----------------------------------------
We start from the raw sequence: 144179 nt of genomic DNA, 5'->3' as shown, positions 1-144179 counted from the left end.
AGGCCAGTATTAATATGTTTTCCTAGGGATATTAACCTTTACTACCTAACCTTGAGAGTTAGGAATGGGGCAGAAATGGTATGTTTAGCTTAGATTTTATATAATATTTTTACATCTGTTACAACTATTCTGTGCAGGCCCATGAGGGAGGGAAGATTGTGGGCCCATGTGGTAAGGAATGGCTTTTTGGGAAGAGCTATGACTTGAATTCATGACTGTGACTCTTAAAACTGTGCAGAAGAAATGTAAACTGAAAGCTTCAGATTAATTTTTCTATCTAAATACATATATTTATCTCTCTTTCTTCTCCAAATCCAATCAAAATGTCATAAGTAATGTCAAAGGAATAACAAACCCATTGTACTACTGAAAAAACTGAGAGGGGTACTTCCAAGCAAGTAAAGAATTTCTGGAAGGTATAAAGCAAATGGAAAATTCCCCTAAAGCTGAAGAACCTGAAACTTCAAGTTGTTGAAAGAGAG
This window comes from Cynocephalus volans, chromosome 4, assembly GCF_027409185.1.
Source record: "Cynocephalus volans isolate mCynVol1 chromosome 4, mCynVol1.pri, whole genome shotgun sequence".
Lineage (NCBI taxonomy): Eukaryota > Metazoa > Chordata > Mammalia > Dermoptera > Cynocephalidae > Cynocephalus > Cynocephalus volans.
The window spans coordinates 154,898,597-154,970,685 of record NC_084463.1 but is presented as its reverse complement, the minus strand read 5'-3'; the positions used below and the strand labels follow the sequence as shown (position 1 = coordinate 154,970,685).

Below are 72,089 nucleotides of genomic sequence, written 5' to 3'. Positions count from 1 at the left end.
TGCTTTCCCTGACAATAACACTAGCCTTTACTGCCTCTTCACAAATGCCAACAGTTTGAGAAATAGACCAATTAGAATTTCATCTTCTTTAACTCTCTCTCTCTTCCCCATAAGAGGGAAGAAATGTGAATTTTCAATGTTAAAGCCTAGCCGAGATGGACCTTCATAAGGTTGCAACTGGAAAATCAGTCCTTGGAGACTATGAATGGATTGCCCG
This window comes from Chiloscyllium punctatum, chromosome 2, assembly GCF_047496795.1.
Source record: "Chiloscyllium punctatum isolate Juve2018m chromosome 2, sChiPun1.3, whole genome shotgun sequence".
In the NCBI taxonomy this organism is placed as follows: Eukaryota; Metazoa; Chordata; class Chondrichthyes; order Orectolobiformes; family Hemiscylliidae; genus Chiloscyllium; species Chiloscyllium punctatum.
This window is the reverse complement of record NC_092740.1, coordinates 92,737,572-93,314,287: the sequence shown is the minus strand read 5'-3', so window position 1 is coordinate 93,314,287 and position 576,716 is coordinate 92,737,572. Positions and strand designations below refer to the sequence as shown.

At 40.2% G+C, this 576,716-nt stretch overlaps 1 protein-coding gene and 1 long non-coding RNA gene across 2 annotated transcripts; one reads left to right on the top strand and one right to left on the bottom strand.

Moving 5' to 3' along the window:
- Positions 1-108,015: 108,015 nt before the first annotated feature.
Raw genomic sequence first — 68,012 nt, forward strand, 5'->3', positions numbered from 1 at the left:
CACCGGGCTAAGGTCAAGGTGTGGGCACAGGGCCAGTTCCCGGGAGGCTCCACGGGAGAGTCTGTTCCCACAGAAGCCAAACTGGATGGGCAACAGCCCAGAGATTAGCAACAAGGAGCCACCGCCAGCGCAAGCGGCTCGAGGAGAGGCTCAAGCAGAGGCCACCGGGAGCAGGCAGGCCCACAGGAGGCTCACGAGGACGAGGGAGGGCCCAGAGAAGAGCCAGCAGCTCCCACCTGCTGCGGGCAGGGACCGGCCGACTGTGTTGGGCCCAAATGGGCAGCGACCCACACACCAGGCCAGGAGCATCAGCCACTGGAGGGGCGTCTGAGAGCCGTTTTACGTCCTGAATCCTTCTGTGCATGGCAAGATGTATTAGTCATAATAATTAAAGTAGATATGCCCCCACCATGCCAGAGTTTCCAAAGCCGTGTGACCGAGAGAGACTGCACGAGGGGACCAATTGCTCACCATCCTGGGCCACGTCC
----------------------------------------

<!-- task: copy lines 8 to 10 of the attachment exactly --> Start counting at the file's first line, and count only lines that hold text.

TGCTTTCCCTGACAATAACACTAGCCTTTACTGCCTCTTCACAAATGCCAACAGTTTGAGAAATAGACCAATTAGAATTTCATCTTCTTTAACTCTCTCTCTCTTCCCCATAAGAGGGAAGAAATGTGAATTTTCAATGTTAAAGCCTAGCCGAGATGGACCTTCATAAGGTTGCAACTGGAAAATCAGTCCTTGGAGACTATGAATGGATTGCCCG
This window comes from Chiloscyllium punctatum, chromosome 2, assembly GCF_047496795.1.
Source record: "Chiloscyllium punctatum isolate Juve2018m chromosome 2, sChiPun1.3, whole genome shotgun sequence".